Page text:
We cannot help but feel respect for those who overcome great adversity to achieve their dreams. This is especially true when those dreams are noble. This day, August 9, is the feast of a saint whose perseverance in a noble cause meets both of those criteria.
Jean Baptiste Marie Vianney was born near Lyons, France in 1786. The French Revolution made the times unsettled and precarious. Vianney's parents were devout but poor. When the Revolution turned against the priests, the family remained loyal to the church. Jean himself made his first confession and communion secretly.
Education was impossible. The boy had received only a few months of teaching before he had to return to the plow. Nonetheless he began to study privately with the Abbé Balley, hoping to become a priest. When he entered seminary at 19, he flunked class after class because he could not master Latin and the instruction was largely in that language. His determination knew no checks. He made a pilgrimage to the shrine of St. John Francis Regis and was encouraged to pursue his dream. Readmitted to his studies, he succeeded in passing with the help of prayer and human assistance, most of it from Balley. He had to be given special exams. At his ordination, this priest, who would become famous for hearing confessions, received the humiliating stipulation that he must not hear confessions.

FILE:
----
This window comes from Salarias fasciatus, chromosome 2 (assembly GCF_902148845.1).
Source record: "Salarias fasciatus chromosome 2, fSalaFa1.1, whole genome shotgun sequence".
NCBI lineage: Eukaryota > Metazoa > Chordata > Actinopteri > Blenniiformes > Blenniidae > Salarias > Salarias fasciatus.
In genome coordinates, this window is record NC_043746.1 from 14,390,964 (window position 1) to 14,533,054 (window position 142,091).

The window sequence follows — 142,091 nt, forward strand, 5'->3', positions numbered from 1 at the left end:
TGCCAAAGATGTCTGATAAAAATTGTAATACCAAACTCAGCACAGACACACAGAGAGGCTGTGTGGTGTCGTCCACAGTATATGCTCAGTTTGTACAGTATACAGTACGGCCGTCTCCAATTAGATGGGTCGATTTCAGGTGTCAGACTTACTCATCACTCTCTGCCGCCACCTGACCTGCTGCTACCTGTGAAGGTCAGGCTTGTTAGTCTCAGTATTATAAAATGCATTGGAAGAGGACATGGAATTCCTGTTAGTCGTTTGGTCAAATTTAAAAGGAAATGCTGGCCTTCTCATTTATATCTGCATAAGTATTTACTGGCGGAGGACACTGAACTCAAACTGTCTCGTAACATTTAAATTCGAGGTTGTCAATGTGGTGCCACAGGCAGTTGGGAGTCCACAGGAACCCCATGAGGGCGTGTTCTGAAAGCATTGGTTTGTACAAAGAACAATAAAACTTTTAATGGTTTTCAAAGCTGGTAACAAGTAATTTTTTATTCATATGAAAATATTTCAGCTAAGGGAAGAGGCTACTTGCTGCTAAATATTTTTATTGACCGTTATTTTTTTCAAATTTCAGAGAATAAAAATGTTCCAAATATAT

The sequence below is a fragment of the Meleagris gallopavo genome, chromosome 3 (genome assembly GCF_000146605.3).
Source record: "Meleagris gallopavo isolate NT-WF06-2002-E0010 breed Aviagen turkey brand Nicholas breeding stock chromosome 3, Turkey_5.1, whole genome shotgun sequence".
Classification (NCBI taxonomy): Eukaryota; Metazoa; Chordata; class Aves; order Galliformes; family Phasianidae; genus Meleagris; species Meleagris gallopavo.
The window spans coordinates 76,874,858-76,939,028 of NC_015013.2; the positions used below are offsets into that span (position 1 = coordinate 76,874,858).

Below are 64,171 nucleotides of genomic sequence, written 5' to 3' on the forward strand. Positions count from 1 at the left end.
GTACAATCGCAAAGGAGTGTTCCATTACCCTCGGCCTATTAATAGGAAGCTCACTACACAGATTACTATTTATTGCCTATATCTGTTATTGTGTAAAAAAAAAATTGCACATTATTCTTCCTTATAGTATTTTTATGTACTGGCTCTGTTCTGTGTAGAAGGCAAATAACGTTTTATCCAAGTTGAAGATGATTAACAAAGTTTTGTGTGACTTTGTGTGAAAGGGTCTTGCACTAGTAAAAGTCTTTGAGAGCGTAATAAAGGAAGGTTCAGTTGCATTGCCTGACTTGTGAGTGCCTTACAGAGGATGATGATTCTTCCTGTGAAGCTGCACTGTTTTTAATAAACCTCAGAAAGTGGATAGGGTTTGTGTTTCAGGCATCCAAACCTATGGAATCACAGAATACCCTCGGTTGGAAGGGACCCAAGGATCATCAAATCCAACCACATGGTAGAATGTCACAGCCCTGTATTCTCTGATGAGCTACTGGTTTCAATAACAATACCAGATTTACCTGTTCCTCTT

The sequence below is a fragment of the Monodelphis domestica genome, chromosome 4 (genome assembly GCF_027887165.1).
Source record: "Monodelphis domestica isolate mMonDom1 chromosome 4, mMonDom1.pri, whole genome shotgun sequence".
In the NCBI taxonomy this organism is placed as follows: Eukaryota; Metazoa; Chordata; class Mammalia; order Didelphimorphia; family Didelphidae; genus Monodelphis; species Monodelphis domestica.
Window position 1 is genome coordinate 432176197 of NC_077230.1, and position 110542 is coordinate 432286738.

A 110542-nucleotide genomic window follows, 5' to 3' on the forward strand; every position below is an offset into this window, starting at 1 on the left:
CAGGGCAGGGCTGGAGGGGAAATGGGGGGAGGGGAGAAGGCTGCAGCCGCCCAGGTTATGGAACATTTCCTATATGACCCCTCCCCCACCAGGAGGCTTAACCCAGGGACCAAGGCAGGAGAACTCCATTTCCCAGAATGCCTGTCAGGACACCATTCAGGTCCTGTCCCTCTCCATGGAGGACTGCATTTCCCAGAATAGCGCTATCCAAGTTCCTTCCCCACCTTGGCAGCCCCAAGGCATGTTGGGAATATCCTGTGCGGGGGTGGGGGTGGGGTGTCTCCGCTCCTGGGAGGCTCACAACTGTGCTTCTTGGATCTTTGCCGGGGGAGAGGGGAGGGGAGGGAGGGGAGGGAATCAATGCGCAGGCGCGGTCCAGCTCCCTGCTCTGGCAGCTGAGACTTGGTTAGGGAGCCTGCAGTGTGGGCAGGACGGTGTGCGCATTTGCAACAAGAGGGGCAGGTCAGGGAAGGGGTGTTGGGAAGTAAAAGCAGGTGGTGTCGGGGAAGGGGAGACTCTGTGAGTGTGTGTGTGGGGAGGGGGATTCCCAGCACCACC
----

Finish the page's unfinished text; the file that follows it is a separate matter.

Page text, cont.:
The military impeded his plans. But when called up for service, he became too ill to join his regiment. Later he was called up again, but through dallying in a church lost his detachment, and upon meeting another deserter fled to a remote town where he hid until the following year.
Church leaders appointed Vianney to work with Balley. This kind mentor continued his training. Later, with several years of experience under his belt, he was transferred to the wicked little village of Ars. He vowed to win the town back to Christ. The people were lacking any real sense of faith. Obscenity, drunkenness, blasphemy and the violation of Sunday were taken as a matter of course. Jean restored the church and preached fervently from the pulpit against the prevailing vices. He set an example of holiness, austerity and prayer in his own life.
His efforts at reform met much opposition. One woman screamed insults outside the rectory. But with eight years of perseverance, Vianney sobered up the town. He created what he called "guilds" (accountability groups) in which men or women met to help each other.
Vianney was "haunted." For thirty years he was oppressed with noises in the nights and beatings. Once his bed was set on fire. But Vianney, who had once been forbidden to hear confessions became famous as a confessor. Because he seemed able to read the very soul, long lines of people waited to pour out their hearts to this ill-educated little man.
- Otten, Susan T. "St. Jean-Baptiste-Marie Vianney." The Catholic Encyclopedia. New York: Robert Appleton, 1914.
- Liptak, David. 101 Saints. Milwaukee, Bruce Pub. Co., 1963.
Last updated April, 2007.